Move over, Dominos, Pizza Hut, et al! Home made Pizza has arrived! Having finally got the hang of making pizza dough at home, weekends have become Pizza dinner days. With my easy tomato basil sauce stocked up in the fridge, along with pizza dough made every 2 weeks or so and frozen till the weekend, it takes 5 minutes to prepare the toppings and spread them on the pizza base. Into the oven and out again in 12 minutes or less.
The recipe below for Pizza dough is adapted from Hugh Fearnley Whittingstall's River Cottage Veg Everyday's Magic Bread Dough Recipe. I had earlier followed recipes from Jamie Oliver as well as from the Greens cookbook, but have finally settled down with this recipe for Pizza dough, which I have tweaked for my own use. Jamie's pizza dough is similar in method to the one below, however as it makes a large quantity of dough, I don't often use it. The Greens cookbook has a recipe for making pizza dough out of rye flour and wheat flour, and that is something I will be going back to, soon, as I want to shift from all purpose / maida flour to flour from other grains.
Making the easy Basic Pizza Dough
The ingredients listed below may be doubled to make more dough. I wouldn't advise reducing it to make smaller quantities though, as the proportions for yeast, water and oil may not hold. Some amount of kneading is required, but as this is a soft dough, it is not difficult to knead. And it is good exercise!
1. The recipe below for the pizza dough gives instructions for proofing the yeast before adding it to the flour. This is good to follow if you are not sure the yeast is active. I always test out the yeast if I have not used it for a few weeks or if it is close to the expiry date.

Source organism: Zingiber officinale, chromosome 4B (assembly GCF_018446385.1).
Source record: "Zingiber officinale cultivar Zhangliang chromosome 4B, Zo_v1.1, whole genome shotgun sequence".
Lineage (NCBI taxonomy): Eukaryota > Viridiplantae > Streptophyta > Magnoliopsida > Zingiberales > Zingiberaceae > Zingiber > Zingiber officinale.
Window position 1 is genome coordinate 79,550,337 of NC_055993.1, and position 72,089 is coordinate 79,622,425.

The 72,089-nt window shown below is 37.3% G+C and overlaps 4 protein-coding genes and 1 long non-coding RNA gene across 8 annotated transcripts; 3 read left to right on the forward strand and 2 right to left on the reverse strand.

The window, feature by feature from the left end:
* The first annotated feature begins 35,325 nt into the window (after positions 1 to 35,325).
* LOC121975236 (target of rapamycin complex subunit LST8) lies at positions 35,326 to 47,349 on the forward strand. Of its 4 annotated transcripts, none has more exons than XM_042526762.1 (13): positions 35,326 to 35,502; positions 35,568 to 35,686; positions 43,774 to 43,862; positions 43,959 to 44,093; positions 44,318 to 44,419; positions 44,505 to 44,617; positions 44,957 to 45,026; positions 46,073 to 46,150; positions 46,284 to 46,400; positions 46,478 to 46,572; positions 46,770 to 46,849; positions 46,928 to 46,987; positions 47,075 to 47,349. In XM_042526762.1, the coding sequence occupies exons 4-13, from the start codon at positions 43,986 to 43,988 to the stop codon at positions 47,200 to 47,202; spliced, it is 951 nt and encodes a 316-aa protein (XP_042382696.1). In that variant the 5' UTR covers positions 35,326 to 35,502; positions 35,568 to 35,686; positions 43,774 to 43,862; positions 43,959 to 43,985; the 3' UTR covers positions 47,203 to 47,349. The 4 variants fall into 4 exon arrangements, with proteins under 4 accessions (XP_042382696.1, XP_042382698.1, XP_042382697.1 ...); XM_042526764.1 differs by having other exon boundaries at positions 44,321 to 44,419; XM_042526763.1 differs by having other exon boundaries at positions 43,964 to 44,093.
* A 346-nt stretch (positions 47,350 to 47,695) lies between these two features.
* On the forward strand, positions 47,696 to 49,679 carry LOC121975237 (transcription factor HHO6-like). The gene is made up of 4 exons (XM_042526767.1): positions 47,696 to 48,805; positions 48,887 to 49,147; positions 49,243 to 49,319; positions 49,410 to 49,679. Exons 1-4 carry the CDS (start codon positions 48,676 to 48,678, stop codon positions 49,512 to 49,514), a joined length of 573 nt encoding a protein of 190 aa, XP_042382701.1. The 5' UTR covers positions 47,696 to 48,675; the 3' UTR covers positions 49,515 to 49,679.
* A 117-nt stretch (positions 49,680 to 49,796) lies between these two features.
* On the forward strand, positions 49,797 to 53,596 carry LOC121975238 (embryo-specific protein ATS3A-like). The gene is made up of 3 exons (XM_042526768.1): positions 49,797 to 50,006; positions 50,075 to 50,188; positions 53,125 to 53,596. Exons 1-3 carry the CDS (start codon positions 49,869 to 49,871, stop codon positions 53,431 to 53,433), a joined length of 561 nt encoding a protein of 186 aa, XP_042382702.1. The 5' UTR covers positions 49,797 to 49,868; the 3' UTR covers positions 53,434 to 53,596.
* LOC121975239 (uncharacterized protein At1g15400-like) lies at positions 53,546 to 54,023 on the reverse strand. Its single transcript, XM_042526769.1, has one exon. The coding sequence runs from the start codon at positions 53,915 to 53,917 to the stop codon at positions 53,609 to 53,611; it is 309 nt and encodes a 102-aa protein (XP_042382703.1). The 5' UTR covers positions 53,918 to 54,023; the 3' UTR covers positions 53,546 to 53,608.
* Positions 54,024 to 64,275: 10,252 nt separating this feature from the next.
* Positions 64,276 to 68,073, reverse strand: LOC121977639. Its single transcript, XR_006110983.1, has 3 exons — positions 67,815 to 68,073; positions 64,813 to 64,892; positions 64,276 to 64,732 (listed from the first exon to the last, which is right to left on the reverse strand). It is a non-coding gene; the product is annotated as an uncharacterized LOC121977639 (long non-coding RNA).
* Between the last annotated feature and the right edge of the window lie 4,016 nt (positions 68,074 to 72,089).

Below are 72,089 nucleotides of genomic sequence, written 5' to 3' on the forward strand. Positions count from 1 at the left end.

2. Check the instructions below for the temperature of the warm water to be added for making the dough. This is crucial for getting the yeast to rise, neither too hot nor cooler than required.
3. Dough rising times can vary between 1 hour to 2 or more, depending on the climate as well as the potency of the yeast. Usually when I make the pizza dough at home at Bangalore, the dough doubles in size in under 2 hours.
4. Similarly, the baking time varies from oven to oven. I usually set my oven temperature at 220 C and a thin crust pizza bakes in 15 - 20 minutes when a pizza stone is used. At higher temperatures such as 250 C, the base becomes very crisp after just 10 minutes. Slightly lower temperatures and longer baking times gives that perfect pizza.
If not using a pizza stone, keep the temperature at 230 -240 C and check the pizza after 10 minutes.
5. Earlier, good quality yeast was not easily available in India. Now there are some premium qualities available in stores that supply ingredients and equipment for Baking, such as CCDS shop, Arife, in various cities, and online on stores such as Amazon.
For recipes for Pizzas with different toppings, on this blog:
For the recipe for a Tomato Basil Pizza Sauce
Easy Basic Pizza Dough For Homemade Pizza From Scratch
- 1.25 cups warm water 300 ml (If Proofing the yeast, keep a small amount like 0.25 cups separately for the same)
- 2 tablespoons warm water 30 ml - extra, as per instructions for mixing the dough
- 1.25 teaspoons Dry Yeast 6.25 ml active dry yeast or 5 ml instant yeast / easy blend dried yeast
- 1 pinch sugar
- 3 cups all purpose flour /Indian Maida flour - about 360 gms
- 1 cup wheat flour 150 gms
- 1.5 teaspoons table salt 7.5 ml - use a level tea spoon, not heaped
- 1 tablespoon olive oil 15 ml - plus extra for oiling the bowl for proofing the dough
How To Proof the Yeast
- Active dry yeast needs to be checked before using, to ensure it is alive. If the yeast is not active, the pizza dough will not rise. Check ingredients above for quantities for active dry yeast or for instant yeast, depending on what you are using.